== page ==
Class of 2013-14
University of Utah
National Academy of Sciences
American Academy of Arts and Sciences
National Medal of Science
Working with chemical systems built from molecular components, Peter J. Stang has advanced organic chemistry for five decades. In essence, Stang and his team are molecular architects who rearrange the building blocks of chemistry to create new and better products to serve advanced medicine, information storage, and energy.
In recognition of his achievements as a pioneer in supramolecular chemistry, Stang received the National Medal of Science in 2011, followed by the American Chemical Society’s (ACS) 2013 Priestley Medal.
Stang earned his doctorate in 1966 from the University of California, Berkeley, and subsequently joined Princeton University as a National Institute of Health Postdoctoral Fellow.
Stang joined the University of Utah in 1969. During his forty-three years at the University, he rose from assistant professor to dean of the College of Science. Today, he is a Distinguished Professor of Chemistry at The University of Utah.
His major scientific contributions began in the late 1960s with his synthesis of vinyl trifluoromethanesulfonates, which are used to join two completely different hydrocarbons and thus create a chemical reaction. In the 1990s, his synthesis of molecular squares led to the development of several functional, self-assembled chemical systems.
Most notably, Stang’s method of preparing cyclic structures containing metal-complex units—known as the directional bonding approach—has enabled his team to synthesize elaborate molecules such as tetrahedral frameworks, trigonal prisms and cage-like metallocyclic dodecahedrons. This allows the construction of an intricate molecular framework, ultimately leading to the rapid assembly of nanoscale molecular devices for broad-based, practical applications.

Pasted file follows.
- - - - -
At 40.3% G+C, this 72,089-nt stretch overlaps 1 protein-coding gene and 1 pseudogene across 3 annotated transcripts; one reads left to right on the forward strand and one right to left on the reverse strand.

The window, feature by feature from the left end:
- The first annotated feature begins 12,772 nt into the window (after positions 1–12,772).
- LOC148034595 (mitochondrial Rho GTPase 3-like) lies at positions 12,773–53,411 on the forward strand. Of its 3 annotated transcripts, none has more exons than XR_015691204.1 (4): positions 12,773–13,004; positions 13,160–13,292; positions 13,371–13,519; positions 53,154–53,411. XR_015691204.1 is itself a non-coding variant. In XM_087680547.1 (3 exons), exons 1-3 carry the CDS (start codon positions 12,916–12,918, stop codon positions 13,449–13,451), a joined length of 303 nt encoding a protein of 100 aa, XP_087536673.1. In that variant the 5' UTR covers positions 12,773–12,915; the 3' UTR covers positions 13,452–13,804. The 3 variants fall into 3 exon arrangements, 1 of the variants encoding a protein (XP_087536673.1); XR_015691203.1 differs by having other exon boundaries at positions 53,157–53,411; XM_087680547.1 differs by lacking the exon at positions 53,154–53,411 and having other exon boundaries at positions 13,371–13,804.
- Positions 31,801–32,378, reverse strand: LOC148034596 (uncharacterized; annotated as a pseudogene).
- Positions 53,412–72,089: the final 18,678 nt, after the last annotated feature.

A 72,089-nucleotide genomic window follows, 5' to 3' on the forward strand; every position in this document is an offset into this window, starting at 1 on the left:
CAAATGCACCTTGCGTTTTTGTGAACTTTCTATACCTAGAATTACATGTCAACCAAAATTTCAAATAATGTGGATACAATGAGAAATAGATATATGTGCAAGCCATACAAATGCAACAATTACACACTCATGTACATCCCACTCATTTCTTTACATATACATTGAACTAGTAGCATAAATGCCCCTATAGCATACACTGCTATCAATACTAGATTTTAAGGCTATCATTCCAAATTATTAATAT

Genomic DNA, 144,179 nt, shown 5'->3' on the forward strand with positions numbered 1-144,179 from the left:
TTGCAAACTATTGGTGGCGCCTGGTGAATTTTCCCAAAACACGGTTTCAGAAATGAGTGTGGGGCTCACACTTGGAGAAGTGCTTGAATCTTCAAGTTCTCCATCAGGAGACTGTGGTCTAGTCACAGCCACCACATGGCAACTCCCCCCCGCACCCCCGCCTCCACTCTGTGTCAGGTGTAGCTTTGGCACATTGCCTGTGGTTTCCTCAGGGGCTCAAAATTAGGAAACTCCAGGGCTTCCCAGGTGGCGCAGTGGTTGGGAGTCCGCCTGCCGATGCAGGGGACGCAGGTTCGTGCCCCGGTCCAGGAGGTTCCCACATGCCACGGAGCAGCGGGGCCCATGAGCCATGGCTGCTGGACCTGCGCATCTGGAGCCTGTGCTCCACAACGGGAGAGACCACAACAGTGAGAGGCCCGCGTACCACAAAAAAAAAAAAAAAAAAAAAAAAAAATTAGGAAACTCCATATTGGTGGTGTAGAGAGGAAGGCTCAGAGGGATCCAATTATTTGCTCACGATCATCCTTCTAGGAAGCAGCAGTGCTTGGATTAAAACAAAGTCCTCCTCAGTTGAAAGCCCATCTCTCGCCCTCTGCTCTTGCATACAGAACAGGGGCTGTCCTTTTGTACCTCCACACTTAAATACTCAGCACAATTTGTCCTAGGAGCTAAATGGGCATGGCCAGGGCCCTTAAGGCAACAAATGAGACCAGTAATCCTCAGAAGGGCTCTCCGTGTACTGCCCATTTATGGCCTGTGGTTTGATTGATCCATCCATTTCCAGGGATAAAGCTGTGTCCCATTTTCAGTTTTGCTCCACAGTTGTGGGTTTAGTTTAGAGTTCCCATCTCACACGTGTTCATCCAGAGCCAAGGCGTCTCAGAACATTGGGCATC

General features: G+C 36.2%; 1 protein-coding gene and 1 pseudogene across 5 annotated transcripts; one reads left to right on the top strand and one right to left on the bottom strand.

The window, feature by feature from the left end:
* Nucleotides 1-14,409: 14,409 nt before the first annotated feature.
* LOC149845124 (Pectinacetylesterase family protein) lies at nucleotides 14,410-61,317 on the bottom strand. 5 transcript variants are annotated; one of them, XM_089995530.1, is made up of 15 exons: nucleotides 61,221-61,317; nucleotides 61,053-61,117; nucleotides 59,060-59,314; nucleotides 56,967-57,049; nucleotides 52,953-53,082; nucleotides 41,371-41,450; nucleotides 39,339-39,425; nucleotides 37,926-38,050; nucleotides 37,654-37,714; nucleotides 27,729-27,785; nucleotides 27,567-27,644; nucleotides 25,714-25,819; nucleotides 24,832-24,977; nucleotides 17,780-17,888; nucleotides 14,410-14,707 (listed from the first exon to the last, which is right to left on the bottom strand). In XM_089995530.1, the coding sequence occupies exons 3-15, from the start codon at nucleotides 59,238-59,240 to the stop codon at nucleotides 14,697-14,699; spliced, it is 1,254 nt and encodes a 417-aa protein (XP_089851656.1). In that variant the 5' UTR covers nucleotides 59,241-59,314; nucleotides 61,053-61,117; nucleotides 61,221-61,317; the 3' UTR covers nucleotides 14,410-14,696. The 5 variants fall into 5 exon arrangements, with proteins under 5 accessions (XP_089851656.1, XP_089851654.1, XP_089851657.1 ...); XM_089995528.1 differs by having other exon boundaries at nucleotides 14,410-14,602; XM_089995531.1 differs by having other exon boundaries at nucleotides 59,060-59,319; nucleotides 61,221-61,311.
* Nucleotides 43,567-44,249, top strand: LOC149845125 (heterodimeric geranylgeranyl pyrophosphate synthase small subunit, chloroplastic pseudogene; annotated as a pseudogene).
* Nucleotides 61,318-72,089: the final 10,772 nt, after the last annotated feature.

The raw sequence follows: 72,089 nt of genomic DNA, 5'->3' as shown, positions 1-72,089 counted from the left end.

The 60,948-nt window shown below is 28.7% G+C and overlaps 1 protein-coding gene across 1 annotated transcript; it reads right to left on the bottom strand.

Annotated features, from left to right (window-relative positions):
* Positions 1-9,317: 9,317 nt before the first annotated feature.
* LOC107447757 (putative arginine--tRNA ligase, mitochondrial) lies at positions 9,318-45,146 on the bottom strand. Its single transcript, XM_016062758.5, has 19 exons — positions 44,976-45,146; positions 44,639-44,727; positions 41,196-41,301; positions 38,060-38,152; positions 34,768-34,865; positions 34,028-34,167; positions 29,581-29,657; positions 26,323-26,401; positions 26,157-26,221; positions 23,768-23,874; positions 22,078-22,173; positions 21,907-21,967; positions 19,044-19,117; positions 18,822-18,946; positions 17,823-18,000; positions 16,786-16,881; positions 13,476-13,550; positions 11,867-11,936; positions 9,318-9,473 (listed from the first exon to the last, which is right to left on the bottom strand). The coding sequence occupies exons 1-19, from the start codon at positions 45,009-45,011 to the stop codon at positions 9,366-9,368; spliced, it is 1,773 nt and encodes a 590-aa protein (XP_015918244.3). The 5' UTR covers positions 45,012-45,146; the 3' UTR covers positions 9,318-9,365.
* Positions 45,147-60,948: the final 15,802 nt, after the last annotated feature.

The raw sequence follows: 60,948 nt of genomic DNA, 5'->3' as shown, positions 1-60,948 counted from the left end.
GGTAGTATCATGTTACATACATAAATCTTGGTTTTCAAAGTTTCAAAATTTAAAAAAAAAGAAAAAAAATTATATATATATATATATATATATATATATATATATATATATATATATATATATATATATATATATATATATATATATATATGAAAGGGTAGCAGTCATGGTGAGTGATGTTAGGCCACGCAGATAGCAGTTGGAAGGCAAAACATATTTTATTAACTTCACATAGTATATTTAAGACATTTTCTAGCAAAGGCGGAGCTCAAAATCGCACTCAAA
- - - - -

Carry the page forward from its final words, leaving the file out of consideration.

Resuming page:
Stang is a member of the American Academy of Arts & Sciences, the National Academy of Sciences, the Chinese Academy of Sciences, and the Hungarian Academy of Sciences. He received the Fred Basolo Medal for Outstanding Research in Inorganic Chemistry in 2009, the Paul G. Gassman Distinguished Service Award of the American Chemical Society’s Division of Organic Chemistry, and the F.A. Cotton Medal for Excellence in Chemical Research, in 2010.
His research has garnered several other awards from the American Chemical Society, including the ACS Award for Creative Research and Applications of Iodine Chemistry, and the ACS George A. Olah Award in Hydrocarbon or Petroleum Chemistry, the ACS James Flack Norris Award in Physical Organic Chemistry, and the Linus Pauling Medal.
He has more than 500 publications and more than 23,500 citations to his credit and has mentored nearly 100 graduate students and postdoctoral fellows.
Stang has been an editor of The Journal of the American Chemical Society since 2002 and is a former editor of The Journal of Organic Chemistry. For five years, he belonged to the board of the American Association for the Advancement of Science.
While serving as a TIAS Faculty Fellow, Stang will collaborate with faculty in the College of Science’s Department of Chemistry.
For more updated information:
Kelly Servage – 2013-14